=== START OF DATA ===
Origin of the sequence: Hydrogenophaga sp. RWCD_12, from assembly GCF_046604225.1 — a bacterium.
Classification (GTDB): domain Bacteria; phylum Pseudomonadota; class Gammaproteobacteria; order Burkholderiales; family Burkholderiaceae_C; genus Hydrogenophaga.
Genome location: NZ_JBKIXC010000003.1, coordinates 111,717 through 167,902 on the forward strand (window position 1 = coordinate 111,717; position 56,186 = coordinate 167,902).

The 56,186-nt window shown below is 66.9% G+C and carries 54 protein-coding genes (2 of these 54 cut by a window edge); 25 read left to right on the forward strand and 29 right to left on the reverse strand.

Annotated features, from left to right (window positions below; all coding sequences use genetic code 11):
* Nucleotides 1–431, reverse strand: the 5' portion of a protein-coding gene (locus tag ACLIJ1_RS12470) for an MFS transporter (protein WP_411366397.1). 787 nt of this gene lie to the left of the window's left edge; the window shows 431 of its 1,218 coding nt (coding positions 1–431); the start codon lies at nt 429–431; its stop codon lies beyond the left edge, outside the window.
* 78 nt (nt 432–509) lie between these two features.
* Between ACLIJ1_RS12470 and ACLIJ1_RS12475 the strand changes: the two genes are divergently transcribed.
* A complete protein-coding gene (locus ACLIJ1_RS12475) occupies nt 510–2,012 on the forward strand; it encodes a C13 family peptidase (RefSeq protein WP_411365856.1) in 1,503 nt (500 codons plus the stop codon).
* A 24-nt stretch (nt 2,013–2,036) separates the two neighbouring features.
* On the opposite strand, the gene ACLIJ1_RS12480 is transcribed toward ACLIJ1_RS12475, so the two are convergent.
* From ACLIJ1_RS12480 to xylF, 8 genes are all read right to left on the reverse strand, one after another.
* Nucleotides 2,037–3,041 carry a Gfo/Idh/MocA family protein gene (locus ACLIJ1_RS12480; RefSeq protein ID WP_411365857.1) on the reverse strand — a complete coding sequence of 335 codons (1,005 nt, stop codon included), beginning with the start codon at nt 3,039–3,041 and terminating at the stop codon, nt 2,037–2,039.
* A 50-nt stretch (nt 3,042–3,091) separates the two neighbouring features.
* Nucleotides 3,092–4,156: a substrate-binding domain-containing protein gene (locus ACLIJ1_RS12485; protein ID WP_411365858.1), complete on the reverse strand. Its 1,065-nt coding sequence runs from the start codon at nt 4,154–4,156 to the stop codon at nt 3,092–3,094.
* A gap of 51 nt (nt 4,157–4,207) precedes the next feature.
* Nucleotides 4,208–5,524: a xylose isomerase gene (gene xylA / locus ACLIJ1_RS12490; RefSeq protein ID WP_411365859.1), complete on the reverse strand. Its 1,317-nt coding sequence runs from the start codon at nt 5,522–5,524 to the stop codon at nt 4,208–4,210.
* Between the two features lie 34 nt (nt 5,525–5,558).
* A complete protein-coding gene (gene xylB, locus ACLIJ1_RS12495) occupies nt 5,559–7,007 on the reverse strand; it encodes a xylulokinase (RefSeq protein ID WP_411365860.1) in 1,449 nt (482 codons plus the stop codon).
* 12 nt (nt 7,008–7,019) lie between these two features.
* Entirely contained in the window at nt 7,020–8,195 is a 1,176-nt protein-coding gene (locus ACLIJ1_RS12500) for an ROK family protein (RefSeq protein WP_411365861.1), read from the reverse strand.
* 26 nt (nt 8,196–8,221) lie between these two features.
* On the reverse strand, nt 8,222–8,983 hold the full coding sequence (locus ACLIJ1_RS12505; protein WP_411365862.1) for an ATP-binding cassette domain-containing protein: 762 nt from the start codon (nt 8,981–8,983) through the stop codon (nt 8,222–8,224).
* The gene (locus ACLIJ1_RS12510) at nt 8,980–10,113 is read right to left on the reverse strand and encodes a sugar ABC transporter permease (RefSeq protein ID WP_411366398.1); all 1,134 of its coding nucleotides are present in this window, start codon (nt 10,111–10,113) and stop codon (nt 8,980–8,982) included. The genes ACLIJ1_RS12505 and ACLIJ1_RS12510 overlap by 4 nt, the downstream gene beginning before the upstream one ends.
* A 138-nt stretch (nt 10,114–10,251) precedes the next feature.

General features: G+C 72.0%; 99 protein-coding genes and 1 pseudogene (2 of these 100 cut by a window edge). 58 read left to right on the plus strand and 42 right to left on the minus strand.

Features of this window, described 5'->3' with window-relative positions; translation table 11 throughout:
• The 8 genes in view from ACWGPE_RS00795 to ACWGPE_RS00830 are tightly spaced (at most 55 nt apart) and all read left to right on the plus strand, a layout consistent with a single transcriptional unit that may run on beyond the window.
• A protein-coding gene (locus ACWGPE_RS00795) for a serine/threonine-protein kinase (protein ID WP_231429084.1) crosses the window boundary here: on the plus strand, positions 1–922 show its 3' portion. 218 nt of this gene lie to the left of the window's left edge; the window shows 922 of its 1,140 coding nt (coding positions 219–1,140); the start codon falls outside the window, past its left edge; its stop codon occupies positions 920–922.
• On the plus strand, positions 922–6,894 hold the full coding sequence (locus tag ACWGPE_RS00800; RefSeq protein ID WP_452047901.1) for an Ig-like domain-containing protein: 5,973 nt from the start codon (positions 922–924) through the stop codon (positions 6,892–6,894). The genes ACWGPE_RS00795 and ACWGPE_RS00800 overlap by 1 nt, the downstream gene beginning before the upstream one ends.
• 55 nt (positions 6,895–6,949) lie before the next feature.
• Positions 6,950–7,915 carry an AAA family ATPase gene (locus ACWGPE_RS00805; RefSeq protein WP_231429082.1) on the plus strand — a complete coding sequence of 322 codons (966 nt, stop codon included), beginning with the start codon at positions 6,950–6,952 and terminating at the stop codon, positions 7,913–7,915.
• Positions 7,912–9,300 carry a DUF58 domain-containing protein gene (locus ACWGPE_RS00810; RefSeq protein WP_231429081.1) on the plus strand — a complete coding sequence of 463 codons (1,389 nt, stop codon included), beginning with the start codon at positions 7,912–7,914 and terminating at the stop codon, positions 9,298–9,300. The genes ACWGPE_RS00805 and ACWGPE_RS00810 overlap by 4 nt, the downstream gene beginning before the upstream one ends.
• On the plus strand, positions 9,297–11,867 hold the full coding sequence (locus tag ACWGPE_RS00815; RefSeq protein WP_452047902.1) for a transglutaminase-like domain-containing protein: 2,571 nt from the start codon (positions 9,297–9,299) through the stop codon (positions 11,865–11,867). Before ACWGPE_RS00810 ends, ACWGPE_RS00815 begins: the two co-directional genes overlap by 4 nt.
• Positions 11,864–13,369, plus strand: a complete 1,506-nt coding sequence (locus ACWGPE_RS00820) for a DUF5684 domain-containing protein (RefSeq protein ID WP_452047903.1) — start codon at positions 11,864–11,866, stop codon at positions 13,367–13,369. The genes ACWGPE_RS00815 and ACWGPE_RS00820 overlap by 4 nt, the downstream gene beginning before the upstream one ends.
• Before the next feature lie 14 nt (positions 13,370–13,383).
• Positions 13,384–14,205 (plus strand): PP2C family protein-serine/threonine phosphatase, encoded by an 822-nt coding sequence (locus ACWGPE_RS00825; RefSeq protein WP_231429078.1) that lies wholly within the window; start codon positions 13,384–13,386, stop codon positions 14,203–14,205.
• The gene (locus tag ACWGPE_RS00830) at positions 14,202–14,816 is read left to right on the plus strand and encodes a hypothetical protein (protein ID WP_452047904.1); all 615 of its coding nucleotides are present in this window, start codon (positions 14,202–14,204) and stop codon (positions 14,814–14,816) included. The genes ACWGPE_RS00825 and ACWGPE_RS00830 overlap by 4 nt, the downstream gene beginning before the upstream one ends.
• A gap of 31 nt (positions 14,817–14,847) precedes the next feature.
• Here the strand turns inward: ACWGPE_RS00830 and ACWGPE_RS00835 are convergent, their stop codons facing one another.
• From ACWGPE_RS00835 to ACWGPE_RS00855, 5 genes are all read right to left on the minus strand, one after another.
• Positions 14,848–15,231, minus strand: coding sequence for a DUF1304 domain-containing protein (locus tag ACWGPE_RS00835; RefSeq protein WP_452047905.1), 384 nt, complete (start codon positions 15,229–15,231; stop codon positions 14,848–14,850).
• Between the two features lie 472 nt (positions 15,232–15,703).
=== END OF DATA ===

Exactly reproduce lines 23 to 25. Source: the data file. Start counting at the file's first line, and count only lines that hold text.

* On the reverse strand, nt 8,222–8,983 hold the full coding sequence (locus ACLIJ1_RS12505; protein WP_411365862.1) for an ATP-binding cassette domain-containing protein: 762 nt from the start codon (nt 8,981–8,983) through the stop codon (nt 8,222–8,224).
* The gene (locus ACLIJ1_RS12510) at nt 8,980–10,113 is read right to left on the reverse strand and encodes a sugar ABC transporter permease (RefSeq protein ID WP_411366398.1); all 1,134 of its coding nucleotides are present in this window, start codon (nt 10,111–10,113) and stop codon (nt 8,980–8,982) included. The genes ACLIJ1_RS12505 and ACLIJ1_RS12510 overlap by 4 nt, the downstream gene beginning before the upstream one ends.
* A 138-nt stretch (nt 10,114–10,251) precedes the next feature.